UPDATE: Republican Adrian Dickey won the January 26 special election to represent Senate district 41, giving the GOP a 32-18 majority. After he’s sworn in, I’ll note his committee assignments below.

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Sixteen Iowa Senate races to watch, with ratings

Iowans will elect 25 state senators today. Those races have attracted far less attention than this year’s Iowa House races, because Republicans have a lopsided 32-18 majority in the upper chamber and only a 53-47 advantage in the House.

Nevertheless, it’s important to keep an eye on the Senate races, because this year’s outcome will influence Democratic prospects under the new map coming in 2021.

This overview covers five districts where both parties are spending six-figure amounts, seven districts where Republicans spent a significant amount, and four more districts where the results could shed light on political trends in various parts of the state, even though neither Democrats nor Republicans targeted the race.

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Chad Behn, Todd Rasmussen running in Iowa Senate district 24 (updated)

The longest-serving Iowa Senate Republican will not seek re-election, he announced on January 24.

State Senator Jerry Behn has represented districts including Boone County in the Iowa Senate for 24 years. Behn briefly ran for governor in 2009 and served as Senate minority leader from late 2011 until shortly after the 2012 election. He currently holds the positions of Senate president pro-tem and vice chair of the chamber’s Ethics Committee.

The senator’s son Chad Behn, a farmer and Boone County supervisor, launched his campaign on January 27 (news release enclosed below). Plenty of family legacy candidates have successfully run for the Iowa legislature, including House Speaker Pat Grassley (grandson of U.S. Senator Chuck Grassley), former House Speaker Linda Upmeyer (daughter of onetime House Speaker Del Stromer), and State Representative Bobby Kaufmann, who represents the district that previously elected his father, current Iowa GOP state chair Jeff Kaufmann.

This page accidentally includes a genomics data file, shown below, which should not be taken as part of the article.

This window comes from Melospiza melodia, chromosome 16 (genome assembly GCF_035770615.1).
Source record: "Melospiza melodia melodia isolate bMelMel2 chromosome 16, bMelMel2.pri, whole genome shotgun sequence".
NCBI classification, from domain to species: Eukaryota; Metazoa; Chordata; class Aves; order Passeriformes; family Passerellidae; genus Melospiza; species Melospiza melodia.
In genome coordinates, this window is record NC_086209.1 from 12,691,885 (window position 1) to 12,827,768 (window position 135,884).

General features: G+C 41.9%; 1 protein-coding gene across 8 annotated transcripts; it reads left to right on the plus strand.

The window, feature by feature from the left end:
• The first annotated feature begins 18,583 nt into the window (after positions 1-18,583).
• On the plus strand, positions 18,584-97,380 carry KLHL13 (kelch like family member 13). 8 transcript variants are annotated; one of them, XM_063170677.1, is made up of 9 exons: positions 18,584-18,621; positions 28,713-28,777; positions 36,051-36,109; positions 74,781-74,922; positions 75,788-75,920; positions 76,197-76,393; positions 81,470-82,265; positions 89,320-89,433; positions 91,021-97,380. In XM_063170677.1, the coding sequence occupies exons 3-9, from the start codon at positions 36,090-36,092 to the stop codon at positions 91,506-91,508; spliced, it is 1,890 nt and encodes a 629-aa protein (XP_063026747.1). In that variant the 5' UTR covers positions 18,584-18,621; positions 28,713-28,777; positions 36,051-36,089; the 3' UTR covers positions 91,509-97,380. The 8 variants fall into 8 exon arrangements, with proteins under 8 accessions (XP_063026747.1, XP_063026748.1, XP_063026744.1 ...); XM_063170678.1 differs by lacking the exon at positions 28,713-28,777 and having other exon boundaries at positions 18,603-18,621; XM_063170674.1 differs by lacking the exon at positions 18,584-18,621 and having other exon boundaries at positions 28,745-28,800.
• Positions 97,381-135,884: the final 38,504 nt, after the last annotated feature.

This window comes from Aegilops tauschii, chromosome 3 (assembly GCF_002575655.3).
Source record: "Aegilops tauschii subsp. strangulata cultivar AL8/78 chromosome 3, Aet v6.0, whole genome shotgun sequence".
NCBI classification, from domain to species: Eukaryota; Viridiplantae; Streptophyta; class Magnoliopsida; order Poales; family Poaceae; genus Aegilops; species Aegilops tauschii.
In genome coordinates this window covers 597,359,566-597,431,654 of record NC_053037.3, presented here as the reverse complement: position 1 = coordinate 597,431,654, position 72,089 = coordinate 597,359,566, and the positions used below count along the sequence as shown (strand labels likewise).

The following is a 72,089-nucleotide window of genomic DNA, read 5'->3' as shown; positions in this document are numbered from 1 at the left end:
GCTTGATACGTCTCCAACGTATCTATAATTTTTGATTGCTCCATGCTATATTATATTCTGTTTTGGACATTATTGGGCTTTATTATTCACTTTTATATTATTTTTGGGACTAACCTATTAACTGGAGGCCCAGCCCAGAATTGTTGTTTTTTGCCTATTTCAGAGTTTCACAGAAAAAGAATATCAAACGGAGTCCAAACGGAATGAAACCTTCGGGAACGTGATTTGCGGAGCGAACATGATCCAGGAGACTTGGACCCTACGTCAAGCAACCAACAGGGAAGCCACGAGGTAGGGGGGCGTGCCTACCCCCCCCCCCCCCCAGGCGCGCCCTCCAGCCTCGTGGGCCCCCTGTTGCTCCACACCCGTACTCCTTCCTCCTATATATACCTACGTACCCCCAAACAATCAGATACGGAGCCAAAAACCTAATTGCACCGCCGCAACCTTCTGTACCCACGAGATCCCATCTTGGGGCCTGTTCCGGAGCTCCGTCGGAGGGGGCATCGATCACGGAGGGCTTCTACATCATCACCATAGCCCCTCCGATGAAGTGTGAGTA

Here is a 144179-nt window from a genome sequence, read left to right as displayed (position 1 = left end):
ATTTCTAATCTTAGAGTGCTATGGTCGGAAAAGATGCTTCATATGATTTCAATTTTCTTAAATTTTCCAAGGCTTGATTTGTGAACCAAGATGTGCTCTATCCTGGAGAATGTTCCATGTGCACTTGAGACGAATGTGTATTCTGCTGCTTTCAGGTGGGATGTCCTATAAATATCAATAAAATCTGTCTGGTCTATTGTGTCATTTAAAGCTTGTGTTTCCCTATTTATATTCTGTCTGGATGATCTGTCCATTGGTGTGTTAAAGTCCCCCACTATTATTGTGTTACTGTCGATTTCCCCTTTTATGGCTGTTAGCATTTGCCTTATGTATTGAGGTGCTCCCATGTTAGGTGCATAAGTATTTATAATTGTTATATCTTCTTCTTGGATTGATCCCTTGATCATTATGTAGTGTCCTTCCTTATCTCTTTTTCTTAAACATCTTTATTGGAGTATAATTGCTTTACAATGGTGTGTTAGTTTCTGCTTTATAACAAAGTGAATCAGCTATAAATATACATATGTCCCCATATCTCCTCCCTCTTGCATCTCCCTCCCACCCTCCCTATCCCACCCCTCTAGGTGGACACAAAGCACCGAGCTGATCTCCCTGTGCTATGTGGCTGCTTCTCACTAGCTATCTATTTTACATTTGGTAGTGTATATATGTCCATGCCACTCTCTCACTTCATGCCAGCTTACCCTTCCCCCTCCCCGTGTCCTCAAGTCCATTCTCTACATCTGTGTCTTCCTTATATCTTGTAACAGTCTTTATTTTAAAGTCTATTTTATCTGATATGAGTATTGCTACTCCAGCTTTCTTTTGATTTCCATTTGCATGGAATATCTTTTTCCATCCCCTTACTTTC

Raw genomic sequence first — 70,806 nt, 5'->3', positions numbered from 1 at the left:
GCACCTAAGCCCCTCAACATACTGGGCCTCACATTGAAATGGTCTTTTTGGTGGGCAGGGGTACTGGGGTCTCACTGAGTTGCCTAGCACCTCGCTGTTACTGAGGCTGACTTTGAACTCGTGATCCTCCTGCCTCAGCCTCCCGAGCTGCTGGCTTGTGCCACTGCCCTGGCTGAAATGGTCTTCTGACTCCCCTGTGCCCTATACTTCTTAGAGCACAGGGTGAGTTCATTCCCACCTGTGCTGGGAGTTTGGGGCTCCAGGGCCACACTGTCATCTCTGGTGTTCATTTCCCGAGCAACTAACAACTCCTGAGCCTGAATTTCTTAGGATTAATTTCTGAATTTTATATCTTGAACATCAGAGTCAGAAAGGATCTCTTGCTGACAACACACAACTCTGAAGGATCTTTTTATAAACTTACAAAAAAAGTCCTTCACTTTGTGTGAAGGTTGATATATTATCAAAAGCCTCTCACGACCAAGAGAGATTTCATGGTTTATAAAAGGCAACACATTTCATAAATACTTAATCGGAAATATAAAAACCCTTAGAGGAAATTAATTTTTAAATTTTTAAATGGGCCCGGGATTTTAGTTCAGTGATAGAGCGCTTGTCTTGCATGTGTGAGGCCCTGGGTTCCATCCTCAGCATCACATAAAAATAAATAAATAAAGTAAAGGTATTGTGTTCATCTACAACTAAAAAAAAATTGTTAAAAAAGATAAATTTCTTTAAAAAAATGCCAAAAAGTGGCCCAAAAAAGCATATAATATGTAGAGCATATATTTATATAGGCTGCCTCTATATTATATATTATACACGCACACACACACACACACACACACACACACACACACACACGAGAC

However, Behn will have serious competition for the GOP nomination. Boone County Republicans co-chair Todd Rasmussen created a Facebook page to promote his state Senate campaign only hours after Jerry Behn made his plans clear.

Rasmussen already has support from State Representative Phil Thompson, who was elected in House district 47 in 2018, and his brother John Thompson, a former member of the Republican Party of Iowa’s State Central Committee. In this photo posted on the Todd Rasmussen for Iowa Facebook page, Phil Thompson is on the far right, Rasmussen is second from right, U.S. Representative Steve King is in the center, and John Thompson is standing behind him. CORRECTION: John Thompson is not pictured here, but he has endorsed Rasmussen for Senate district 24.

No Democrats have declared in Senate district 24. Greg Piklapp told Bleeding Heartland on January 27 that he has ruled out this race to focus on his Boone City Council work and the boards and committees on which he already serves. David Weaver, the 2018 Democratic nominee in House district 47, also told me he’s not running for the Senate this year.

Tim Winter, who ran for House district 48 last cycle, said he is focused on chairing the Boone County Democrats and organizing the February 3 caucuses.

Other Democrats are said to be considering this race. It would be a long shot, given recent political trends.